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Chinese lawyer gets religious liberty award

WASHINGTON (BP)–Fan Yafeng, a Chinese human rights lawyer and religious liberty advocate, has received the 2009 John Leland Religious Liberty Award for his defense of persecuted Christians in China.

Richard Land, president of Southern Baptist Ethics & Religious Liberty Commission, presented the award during an April 14 ceremony at the U.S. Capitol.

Rep. Trent Franks, R.-Ariz., and Bob Fu, president of ChinaAid Association, were among those in attendance.

Land described Fan as “a courageous defender of persecuted Christians in China, including the defense of house church pastors and Christian lay leaders.”

The ERLC’s John Leland Religious Liberty Award is presented each year to an individual who has significantly aided to the cause of religious liberty. Leland, an 18th-century Baptist preacher and evangelist, was instrumental in the guarantee of religious liberty as secured in the U.S. Constitution’s Bill of Rights.

Previous recipients include Fu, former Sen. Rick Santorum, R.-Pa., and Sen. Sam Brownback, R.-Kan.

Fu accepted the award on Fan’s behalf. Fan, who is prohibited from leaving China, was able to join the presentation by a live video feed.

Land called Fan a “hero of the faith,” noting he is a leading advocate for constitutional democracy who, at the risk of imprisonment and physical abuse, works with other religious liberty lawyers in appealing for human rights for Chinese citizens.

Among his many accomplishments, Fan founded the Chinese Civil Rights Defenders league and co-founded the Chinese Christian Rights Defense Lawyers Association. He also pastors a house church in Beijing where he provides Christian mentorship to young attorneys.

In his remarks, Fan asked for prayer for a “strong faith” and prayer that a “greater revival will happen for China and for … particularly human rights defenders in China so that we can better prepare for the revival to come and to glorify the name of the Lord.”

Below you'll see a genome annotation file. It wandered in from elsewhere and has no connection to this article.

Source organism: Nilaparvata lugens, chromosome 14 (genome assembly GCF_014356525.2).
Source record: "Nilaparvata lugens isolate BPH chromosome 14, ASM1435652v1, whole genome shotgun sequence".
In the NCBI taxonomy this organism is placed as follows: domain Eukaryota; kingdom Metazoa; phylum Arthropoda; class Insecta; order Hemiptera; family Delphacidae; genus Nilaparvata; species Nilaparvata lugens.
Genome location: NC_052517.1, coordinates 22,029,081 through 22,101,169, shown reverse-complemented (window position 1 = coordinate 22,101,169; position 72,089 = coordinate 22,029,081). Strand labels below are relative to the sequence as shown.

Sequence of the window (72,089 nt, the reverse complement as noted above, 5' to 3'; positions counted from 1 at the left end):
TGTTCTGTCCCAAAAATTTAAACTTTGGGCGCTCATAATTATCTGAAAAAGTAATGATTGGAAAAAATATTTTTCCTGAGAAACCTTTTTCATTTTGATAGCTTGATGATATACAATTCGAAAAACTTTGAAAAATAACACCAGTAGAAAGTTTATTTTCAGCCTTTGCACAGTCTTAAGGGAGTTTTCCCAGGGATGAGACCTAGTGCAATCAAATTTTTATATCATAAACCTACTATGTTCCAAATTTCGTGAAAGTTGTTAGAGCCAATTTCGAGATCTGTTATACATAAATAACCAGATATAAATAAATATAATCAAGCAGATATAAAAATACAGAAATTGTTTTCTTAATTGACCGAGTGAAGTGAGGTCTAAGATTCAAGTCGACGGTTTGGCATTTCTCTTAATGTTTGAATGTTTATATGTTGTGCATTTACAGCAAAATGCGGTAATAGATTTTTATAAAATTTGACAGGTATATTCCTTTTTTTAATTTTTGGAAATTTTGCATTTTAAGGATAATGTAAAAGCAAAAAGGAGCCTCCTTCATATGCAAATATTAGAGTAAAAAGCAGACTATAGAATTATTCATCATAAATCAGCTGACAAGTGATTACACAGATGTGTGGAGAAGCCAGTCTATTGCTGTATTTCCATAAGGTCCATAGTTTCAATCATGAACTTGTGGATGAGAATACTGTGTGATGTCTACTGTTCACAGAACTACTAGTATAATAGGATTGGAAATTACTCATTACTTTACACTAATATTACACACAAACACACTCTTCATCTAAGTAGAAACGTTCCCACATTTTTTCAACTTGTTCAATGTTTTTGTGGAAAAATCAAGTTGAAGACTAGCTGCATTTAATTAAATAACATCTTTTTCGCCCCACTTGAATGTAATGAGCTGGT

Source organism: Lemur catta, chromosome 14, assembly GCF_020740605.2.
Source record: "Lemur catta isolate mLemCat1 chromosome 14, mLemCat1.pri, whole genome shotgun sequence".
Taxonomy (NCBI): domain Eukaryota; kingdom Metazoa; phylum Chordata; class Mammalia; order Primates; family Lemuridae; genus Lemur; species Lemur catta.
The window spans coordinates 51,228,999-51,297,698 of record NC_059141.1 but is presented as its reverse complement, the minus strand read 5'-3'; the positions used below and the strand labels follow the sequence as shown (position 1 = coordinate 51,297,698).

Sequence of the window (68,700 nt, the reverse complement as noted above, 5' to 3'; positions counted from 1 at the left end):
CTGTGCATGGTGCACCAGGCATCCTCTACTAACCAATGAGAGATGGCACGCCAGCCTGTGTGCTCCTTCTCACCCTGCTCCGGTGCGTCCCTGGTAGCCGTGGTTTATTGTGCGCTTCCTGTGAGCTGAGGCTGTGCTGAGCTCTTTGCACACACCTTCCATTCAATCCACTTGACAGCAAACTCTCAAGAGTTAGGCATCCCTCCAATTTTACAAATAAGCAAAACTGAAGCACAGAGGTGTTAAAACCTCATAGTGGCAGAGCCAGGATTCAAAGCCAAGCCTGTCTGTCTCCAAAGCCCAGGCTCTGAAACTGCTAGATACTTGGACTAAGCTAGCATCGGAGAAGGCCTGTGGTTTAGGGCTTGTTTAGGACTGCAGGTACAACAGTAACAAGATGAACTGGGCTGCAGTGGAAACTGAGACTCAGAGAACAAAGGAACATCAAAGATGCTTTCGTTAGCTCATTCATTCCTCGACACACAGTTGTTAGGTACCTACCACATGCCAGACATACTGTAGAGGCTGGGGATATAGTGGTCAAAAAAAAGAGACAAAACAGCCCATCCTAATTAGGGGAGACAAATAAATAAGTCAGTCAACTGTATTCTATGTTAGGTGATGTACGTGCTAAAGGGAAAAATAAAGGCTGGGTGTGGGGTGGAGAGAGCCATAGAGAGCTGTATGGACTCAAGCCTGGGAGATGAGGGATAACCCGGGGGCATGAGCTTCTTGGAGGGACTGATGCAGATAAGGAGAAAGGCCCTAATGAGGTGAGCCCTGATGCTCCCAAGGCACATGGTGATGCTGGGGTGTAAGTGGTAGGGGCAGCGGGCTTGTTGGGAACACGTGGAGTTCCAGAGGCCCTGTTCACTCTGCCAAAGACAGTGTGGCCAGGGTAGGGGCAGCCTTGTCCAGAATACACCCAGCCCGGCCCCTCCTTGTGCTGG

Fan is no stranger to harassment by the government. He was reportedly dismissed from his position at the China Academy of Social Sciences in Beijing late last year for “political reasons.” During U.S. President Barack Obama’s visit to China in November 2009, Fan and other Chinese rights activists were detained by police when they gathered near the U.S. embassy in Beijing.

Franks voiced appreciation for the gift of religious freedom in the United States and for the ability to worship without fear of being attacked. Millions of men, women and children around the world are being impoverished and sold into slavery for exercising their faith, Franks said, while Americans are free to worship as they choose.

“I just want to commend Dr. Fan for his outstanding work to defend the house church in China…. I just can’t tell you what a hero I think he is,” Franks said, calling him one of the most courageous people in China. “He daily fights for the human dignity of all people throughout China, especially for that fundamental right of religious freedom,” Franks continued.

Fu, describing Fan as a symbol of freedom for his relentless pursuit of human rights, said the award is a testimony to his spirit of servanthood, his compassion and his justice.

Land noted his continued prayer for Christians throughout China who are facing intense persecution for their religious beliefs. He thanked those who are working to protect human rights and offered hope to those who are feeling discouraged in their pursuit for religious freedom.

“Recognizing Dr. Fan with this award puts a spotlight on our suffering Christian brothers and sisters in China,” Land said. “We hope and pray that recognizing Dr. Fan with this religious liberty award reminds them that they are not forgotten or alone,” he said.

The recognition of Fan “serves also to remind the Chinese governmental authorities that millions of concerned Christians around the world are watching how they treat our Chinese Christian brothers and sisters,” Land added.

“No one is fit to be a master, and no one deserves to be a slave,” Land said, citing the second inaugural address of former President George W. Bush, himself a previous recipient of the ERLC’s religious liberty award.
Hillary May is an intern with the Washington bureau of Baptist Press.

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